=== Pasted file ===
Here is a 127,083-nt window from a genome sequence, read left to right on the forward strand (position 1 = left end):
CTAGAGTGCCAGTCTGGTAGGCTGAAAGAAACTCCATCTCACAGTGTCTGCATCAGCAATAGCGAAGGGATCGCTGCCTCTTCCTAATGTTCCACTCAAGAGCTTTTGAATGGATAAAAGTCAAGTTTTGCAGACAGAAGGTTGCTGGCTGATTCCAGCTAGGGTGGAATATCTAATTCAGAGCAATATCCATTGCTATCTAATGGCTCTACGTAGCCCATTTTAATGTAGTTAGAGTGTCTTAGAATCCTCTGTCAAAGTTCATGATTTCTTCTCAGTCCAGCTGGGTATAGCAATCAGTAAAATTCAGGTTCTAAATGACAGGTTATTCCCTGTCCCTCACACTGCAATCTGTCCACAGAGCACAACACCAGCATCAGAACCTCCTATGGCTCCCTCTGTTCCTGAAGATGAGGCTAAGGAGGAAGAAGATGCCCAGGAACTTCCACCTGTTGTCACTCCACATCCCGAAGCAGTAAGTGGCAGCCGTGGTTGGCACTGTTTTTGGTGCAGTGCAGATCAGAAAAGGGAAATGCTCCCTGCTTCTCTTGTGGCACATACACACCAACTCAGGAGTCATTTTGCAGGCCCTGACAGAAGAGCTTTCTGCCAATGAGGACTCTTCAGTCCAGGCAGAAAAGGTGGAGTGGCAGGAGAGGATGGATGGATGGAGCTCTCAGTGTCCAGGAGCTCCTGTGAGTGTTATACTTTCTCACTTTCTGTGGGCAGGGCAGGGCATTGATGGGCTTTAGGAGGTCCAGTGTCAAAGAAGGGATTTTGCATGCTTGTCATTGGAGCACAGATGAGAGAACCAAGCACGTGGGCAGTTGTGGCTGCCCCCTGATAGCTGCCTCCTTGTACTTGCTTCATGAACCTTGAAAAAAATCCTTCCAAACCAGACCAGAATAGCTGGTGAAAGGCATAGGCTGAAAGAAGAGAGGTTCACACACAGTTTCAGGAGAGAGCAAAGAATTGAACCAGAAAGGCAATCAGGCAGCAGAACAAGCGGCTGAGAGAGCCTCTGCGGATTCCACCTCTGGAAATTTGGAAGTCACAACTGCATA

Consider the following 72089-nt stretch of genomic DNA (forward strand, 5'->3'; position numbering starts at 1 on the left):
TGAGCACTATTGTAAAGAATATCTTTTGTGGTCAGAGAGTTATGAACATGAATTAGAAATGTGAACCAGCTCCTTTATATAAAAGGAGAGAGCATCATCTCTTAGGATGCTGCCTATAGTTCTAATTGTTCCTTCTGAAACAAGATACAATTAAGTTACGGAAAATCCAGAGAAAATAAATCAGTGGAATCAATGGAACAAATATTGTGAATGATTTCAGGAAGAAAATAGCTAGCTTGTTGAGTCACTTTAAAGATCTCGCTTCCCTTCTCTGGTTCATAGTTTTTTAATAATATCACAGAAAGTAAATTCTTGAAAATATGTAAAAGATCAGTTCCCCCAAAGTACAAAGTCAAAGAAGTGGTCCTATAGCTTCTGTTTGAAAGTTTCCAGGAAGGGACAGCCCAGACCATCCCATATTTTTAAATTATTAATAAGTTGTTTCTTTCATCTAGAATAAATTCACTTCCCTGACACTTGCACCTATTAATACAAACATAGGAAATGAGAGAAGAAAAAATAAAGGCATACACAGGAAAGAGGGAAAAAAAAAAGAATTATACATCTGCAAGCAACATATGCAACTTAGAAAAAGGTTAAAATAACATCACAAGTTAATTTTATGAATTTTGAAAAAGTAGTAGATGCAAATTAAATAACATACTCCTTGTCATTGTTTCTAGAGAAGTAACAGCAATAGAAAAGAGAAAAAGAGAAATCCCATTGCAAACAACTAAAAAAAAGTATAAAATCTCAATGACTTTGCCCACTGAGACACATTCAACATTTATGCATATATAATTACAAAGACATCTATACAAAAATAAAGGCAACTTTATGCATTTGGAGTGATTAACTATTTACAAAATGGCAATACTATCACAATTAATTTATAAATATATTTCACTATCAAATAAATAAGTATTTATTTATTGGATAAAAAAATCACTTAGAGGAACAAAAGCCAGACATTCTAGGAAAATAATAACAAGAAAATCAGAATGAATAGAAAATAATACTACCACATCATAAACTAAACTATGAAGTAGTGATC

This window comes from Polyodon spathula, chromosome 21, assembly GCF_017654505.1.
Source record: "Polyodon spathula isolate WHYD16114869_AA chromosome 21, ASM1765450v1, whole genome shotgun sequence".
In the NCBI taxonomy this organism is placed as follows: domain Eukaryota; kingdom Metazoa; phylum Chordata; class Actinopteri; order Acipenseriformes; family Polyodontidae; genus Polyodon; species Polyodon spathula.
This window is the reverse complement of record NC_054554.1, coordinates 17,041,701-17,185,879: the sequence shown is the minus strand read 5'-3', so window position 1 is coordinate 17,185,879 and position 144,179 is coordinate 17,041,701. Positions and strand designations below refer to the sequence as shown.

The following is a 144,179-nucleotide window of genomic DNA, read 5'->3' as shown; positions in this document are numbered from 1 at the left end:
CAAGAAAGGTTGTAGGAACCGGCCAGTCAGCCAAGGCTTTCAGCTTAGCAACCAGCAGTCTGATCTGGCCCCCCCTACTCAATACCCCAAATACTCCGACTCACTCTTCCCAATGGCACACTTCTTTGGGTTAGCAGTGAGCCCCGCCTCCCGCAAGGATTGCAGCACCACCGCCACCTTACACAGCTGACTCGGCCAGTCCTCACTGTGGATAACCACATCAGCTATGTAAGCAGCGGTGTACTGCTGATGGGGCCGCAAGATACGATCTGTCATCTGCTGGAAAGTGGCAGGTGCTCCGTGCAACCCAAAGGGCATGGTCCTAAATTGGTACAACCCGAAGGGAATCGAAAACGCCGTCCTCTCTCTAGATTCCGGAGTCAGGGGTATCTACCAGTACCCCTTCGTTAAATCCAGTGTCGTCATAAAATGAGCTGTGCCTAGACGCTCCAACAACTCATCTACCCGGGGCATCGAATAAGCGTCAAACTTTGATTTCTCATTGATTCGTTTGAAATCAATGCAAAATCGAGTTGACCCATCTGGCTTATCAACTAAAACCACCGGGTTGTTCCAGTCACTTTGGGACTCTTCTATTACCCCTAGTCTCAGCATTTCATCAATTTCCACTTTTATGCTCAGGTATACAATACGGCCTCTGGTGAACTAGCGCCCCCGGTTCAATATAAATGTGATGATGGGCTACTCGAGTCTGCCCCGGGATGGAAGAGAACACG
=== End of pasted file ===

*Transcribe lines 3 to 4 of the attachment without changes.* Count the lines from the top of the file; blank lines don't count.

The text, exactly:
Consider the following 72089-nt stretch of genomic DNA (forward strand, 5'->3'; position numbering starts at 1 on the left):
TGAGCACTATTGTAAAGAATATCTTTTGTGGTCAGAGAGTTATGAACATGAATTAGAAATGTGAACCAGCTCCTTTATATAAAAGGAGAGAGCATCATCTCTTAGGATGCTGCCTATAGTTCTAATTGTTCCTTCTGAAACAAGATACAATTAAGTTACGGAAAATCCAGAGAAAATAAATCAGTGGAATCAATGGAACAAATATTGTGAATGATTTCAGGAAGAAAATAGCTAGCTTGTTGAGTCACTTTAAAGATCTCGCTTCCCTTCTCTGGTTCATAGTTTTTTAATAATATCACAGAAAGTAAATTCTTGAAAATATGTAAAAGATCAGTTCCCCCAAAGTACAAAGTCAAAGAAGTGGTCCTATAGCTTCTGTTTGAAAGTTTCCAGGAAGGGACAGCCCAGACCATCCCATATTTTTAAATTATTAATAAGTTGTTTCTTTCATCTAGAATAAATTCACTTCCCTGACACTTGCACCTATTAATACAAACATAGGAAATGAGAGAAGAAAAAATAAAGGCATACACAGGAAAGAGGGAAAAAAAAAAGAATTATACATCTGCAAGCAACATATGCAACTTAGAAAAAGGTTAAAATAACATCACAAGTTAATTTTATGAATTTTGAAAAAGTAGTAGATGCAAATTAAATAACATACTCCTTGTCATTGTTTCTAGAGAAGTAACAGCAATAGAAAAGAGAAAAAGAGAAATCCCATTGCAAACAACTAAAAAAAAGTATAAAATCTCAATGACTTTGCCCACTGAGACACATTCAACATTTATGCATATATAATTACAAAGACATCTATACAAAAATAAAGGCAACTTTATGCATTTGGAGTGATTAACTATTTACAAAATGGCAATACTATCACAATTAATTTATAAATATATTTCACTATCAAATAAATAAGTATTTATTTATTGGATAAAAAAATCACTTAGAGGAACAAAAGCCAGACATTCTAGGAAAATAATAACAAGAAAATCAGAATGAATAGAAAATAATACTACCACATCATAAACTAAACTATGAAGTAGTGATC